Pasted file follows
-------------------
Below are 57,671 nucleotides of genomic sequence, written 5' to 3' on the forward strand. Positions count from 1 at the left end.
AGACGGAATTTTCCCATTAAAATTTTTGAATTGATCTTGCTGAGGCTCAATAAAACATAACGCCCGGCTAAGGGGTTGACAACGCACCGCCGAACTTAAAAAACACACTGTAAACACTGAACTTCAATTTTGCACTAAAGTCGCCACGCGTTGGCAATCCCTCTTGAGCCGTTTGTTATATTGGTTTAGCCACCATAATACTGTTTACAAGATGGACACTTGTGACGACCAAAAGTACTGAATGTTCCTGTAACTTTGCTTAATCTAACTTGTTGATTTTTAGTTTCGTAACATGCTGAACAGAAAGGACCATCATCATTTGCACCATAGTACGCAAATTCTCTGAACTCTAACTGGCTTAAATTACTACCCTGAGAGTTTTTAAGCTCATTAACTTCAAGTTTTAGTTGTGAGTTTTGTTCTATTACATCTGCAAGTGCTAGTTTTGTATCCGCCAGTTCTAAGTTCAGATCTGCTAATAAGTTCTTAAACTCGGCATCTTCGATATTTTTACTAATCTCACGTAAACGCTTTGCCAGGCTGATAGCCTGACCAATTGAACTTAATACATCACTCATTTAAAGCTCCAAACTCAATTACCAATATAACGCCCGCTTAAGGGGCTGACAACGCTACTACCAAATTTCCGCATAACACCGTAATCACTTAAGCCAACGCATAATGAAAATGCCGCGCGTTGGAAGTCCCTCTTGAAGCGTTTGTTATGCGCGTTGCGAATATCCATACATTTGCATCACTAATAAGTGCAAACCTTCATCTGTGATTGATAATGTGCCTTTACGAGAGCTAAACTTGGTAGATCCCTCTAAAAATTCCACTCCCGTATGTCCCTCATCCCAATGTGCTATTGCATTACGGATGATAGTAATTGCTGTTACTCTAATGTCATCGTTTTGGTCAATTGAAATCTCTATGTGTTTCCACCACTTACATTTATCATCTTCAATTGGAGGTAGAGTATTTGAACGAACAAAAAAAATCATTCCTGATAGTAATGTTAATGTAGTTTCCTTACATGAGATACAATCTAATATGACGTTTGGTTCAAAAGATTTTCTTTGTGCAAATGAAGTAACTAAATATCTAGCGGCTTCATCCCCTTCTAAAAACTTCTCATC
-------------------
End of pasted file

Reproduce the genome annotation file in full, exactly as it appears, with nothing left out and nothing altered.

Below are 57,671 nucleotides of genomic sequence, written 5' to 3' on the forward strand. Positions count from 1 at the left end.
AGACGGAATTTTCCCATTAAAATTTTTGAATTGATCTTGCTGAGGCTCAATAAAACATAACGCCCGGCTAAGGGGTTGACAACGCACCGCCGAACTTAAAAAACACACTGTAAACACTGAACTTCAATTTTGCACTAAAGTCGCCACGCGTTGGCAATCCCTCTTGAGCCGTTTGTTATATTGGTTTAGCCACCATAATACTGTTTACAAGATGGACACTTGTGACGACCAAAAGTACTGAATGTTCCTGTAACTTTGCTTAATCTAACTTGTTGATTTTTAGTTTCGTAACATGCTGAACAGAAAGGACCATCATCATTTGCACCATAGTACGCAAATTCTCTGAACTCTAACTGGCTTAAATTACTACCCTGAGAGTTTTTAAGCTCATTAACTTCAAGTTTTAGTTGTGAGTTTTGTTCTATTACATCTGCAAGTGCTAGTTTTGTATCCGCCAGTTCTAAGTTCAGATCTGCTAATAAGTTCTTAAACTCGGCATCTTCGATATTTTTACTAATCTCACGTAAACGCTTTGCCAGGCTGATAGCCTGACCAATTGAACTTAATACATCACTCATTTAAAGCTCCAAACTCAATTACCAATATAACGCCCGCTTAAGGGGCTGACAACGCTACTACCAAATTTCCGCATAACACCGTAATCACTTAAGCCAACGCATAATGAAAATGCCGCGCGTTGGAAGTCCCTCTTGAAGCGTTTGTTATGCGCGTTGCGAATATCCATACATTTGCATCACTAATAAGTGCAAACCTTCATCTGTGATTGATAATGTGCCTTTACGAGAGCTAAACTTGGTAGATCCCTCTAAAAATTCCACTCCCGTATGTCCCTCATCCCAATGTGCTATTGCATTACGGATGATAGTAATTGCTGTTACTCTAATGTCATCGTTTTGGTCAATTGAAATCTCTATGTGTTTCCACCACTTACATTTATCATCTTCAATTGGAGGTAGAGTATTTGAACGAACAAAAAAAATCATTCCTGATAGTAATGTTAATGTAGTTTCCTTACATGAGATACAATCTAATATGACGTTTGGTTCAAAAGATTTTCTTTGTGCAAATGAAGTAACTAAATATCTAGCGGCTTCATCCCCTTCTAAAAACTTCTCATC